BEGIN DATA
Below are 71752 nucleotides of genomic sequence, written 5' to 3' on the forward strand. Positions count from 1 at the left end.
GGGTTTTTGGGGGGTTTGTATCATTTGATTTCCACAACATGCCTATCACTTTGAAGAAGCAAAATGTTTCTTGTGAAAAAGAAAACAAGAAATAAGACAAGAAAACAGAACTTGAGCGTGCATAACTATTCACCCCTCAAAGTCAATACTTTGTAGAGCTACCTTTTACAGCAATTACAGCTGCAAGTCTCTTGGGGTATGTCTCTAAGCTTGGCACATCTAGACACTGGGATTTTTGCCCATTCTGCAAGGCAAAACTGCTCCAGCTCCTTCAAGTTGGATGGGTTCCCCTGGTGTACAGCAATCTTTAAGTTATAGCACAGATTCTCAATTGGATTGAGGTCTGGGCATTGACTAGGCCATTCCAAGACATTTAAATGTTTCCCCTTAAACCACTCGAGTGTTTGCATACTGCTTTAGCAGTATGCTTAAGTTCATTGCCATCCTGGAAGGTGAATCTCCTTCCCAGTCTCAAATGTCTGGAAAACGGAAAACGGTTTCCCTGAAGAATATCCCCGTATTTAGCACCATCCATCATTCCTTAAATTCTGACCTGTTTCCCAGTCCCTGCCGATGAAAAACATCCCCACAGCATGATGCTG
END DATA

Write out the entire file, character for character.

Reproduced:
Below are 71752 nucleotides of genomic sequence, written 5' to 3' on the forward strand. Positions count from 1 at the left end.
GGGTTTTTGGGGGGTTTGTATCATTTGATTTCCACAACATGCCTATCACTTTGAAGAAGCAAAATGTTTCTTGTGAAAAAGAAAACAAGAAATAAGACAAGAAAACAGAACTTGAGCGTGCATAACTATTCACCCCTCAAAGTCAATACTTTGTAGAGCTACCTTTTACAGCAATTACAGCTGCAAGTCTCTTGGGGTATGTCTCTAAGCTTGGCACATCTAGACACTGGGATTTTTGCCCATTCTGCAAGGCAAAACTGCTCCAGCTCCTTCAAGTTGGATGGGTTCCCCTGGTGTACAGCAATCTTTAAGTTATAGCACAGATTCTCAATTGGATTGAGGTCTGGGCATTGACTAGGCCATTCCAAGACATTTAAATGTTTCCCCTTAAACCACTCGAGTGTTTGCATACTGCTTTAGCAGTATGCTTAAGTTCATTGCCATCCTGGAAGGTGAATCTCCTTCCCAGTCTCAAATGTCTGGAAAACGGAAAACGGTTTCCCTGAAGAATATCCCCGTATTTAGCACCATCCATCATTCCTTAAATTCTGACCTGTTTCCCAGTCCCTGCCGATGAAAAACATCCCCACAGCATGATGCTG